As the title suggests, I've tinkered with the timings, quantities and temperatures over the past few weeks, baking frequently. Im really happy with how my bread is turning out now and I am going to start some different variations over the next few weeks which I will post up. I'm going to treat myself to a proving basket too, as using a floured mixing bowl is too risky after all the work that goes into a loaf. Here are a few photos of where I am leaving my white loaf, which has added rye and oats and tastes really great toasted!
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Hi Matty, it looks like you are making some good progress with your baking. If I may offer some advise it looks like you may not be using steam or enough steam in your baking. Your crust should be much more brown and yours looks a little pale. Are you using a baking stone and some type of steaming apparatus?
No I dont have any steam, I boil some water and pour it into a small aluminium bowl, then place this in direct contact with the floor of the oven to create some steam in my oven but its a fan oven so I think it might be blown straight onto the oven door rather than circulating onto the bread, its really frustrating. The bread is baked on a thin metal tray, the only one I have, but not a baking stone. I havent made any purchases for bread making yet apart from the flours I use.
I wonder whether the very liberal use of flour is affecting your bake. It seems that where you have slashed the loaf is almost burning and the rest of the paleness is down to the flour coating. It looks as if you add more after you turn it out after proving. Is there a particular reason for that?
For many years, I have used a colander lined with a flour (rye - a tablespoon full at most) dredged tea towel for proving boule style loaves and end with only the thinnest of coatings and no problems with sticking. I think the rye flour is less prone to sticking because of the lower gluten content. Some people use rice flour. Perhaps you could try something like this.
Good luck with your projects.
I use a lot of flour because I dont have any proper proving equipment so I prove my dough in a plastic mixing bowl which is heavily floured, and sprinkle a circle of flour around the rising dough every few hours, following its progress up the bowl, to stop it sticking.
I then turn it out and brush the excess flour off the top (Yes, that was what was left over! :D) My oven only goes to 250c and I am aware that 300c is the best temperature to form a crisp crust. The crust doesnt taste burnt, although in contrast to the flour it looks much darker in the photo, almost a sepia effect. When you slice the bread a lot of the flour dislodges from the crust and it doesnt look as drastic. I was making much moister dough with the bertinet method, but my wife doesnt like moist bread so I reverted to stiffer dough. I think if I had access to a 300c oven and a baking stone with proper proving bowls I would have a much nicer loaf. The one plus side is almost no tidying needed when working with stiffer dough! I appreiciate the advice, thank you very much. :)
ps. I am going to try the colander and tea towel tomorrow. I was thinking about doing this for a while but was worried about it sticking.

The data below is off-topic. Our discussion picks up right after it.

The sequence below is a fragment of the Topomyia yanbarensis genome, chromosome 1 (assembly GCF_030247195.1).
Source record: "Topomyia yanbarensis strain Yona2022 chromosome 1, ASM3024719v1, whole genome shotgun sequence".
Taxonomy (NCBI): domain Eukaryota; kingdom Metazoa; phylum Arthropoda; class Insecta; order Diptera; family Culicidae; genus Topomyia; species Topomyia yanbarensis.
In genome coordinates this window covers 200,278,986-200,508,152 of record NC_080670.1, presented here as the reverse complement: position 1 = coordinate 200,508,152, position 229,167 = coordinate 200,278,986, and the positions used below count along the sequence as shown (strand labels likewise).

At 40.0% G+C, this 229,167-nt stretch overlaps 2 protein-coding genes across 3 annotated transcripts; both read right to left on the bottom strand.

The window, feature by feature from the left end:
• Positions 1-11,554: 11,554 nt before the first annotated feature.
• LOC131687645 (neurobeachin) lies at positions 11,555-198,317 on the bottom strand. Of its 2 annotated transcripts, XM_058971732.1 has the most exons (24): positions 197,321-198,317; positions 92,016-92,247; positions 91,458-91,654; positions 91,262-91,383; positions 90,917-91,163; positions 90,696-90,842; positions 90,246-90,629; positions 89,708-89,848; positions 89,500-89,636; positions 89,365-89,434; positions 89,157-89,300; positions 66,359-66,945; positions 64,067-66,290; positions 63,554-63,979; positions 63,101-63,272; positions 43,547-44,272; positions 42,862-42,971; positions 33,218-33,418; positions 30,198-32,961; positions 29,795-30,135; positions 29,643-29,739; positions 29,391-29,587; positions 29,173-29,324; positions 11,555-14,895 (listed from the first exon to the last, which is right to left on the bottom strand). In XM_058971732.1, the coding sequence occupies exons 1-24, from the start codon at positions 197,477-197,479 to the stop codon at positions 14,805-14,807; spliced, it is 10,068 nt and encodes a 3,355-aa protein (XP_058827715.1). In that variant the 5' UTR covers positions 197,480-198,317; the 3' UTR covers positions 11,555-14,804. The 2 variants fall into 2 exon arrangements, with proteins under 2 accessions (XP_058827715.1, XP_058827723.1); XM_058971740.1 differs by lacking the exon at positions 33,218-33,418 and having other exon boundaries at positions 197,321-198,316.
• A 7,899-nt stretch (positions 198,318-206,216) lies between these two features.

It's not essential to spend a fortune on fancy bits and pieces. As I said, I used a colander and tea towel for boule shapes and a cheap cane basket and teatowel for batarde for years until my daughter gave me bannetons for Christmas last year. If you look at some of my blogs here you will see that the bread was just fine. For a baking stone, I just use an unglazed terracotta floor tile that cost a few dollars from a local pottery.
It is interesting that your fan forced oven goes to 250C. Mine cuts out at 200C but in convection mode goes to 250C. Fan forced is generally considered to be equivalent to a higher temp in convection so your 250C might be almost equivalent to near enough to 300C anyway.
Further to loaf handling with the teatowel, to turn the loaf out, I use a piece of baking paper gripped to the edges of the colander/basket and then invert onto the bench and lift the container and towel away. Then slash the loaf and transfer the lot into the oven. I sometimes remove the paper after ten to fifteen minutes when the crust is set - the paper is more re-usable than if it is left in for the full time. I also progressively reduce the oven temperature from 250C to 180C during the baking time to simulate the falling oven temperature that you would get using a wood-fired oven.
Let us know how you go.
I agree with Farinam on the teatowel method but I put the towel into a discount store wire basket thingy that I think is meant to be a fruit bowl (cost $3!) but is more open than a colander so the surface of the towel is drier. I also use only 1 Tbsp rye flour and the towel is a very worn linen one. I put the baking paper on a biscuit tray then put it on top of the bowl then invert the whole thing, lift off the bowl and gently remove the towel. I have a genuine long plastic banneton that I spray with water and dust with potato flour but the loaves from it are still a work in progress and are not as tidy looking as the boules.
The boules are definitely much more successful at this stage after 3 month practice! I broke my pizza stone and recently have been putting the boules on their paper into an old very heavy aluminium casserole that I preheat then whack the lid on for the first 20 mins of baking. This give a good rounded top. My oven also only goes to 250 deg C but seems to be fine if properly pre-heated.
You're really helpful, thank you for all the great advice :)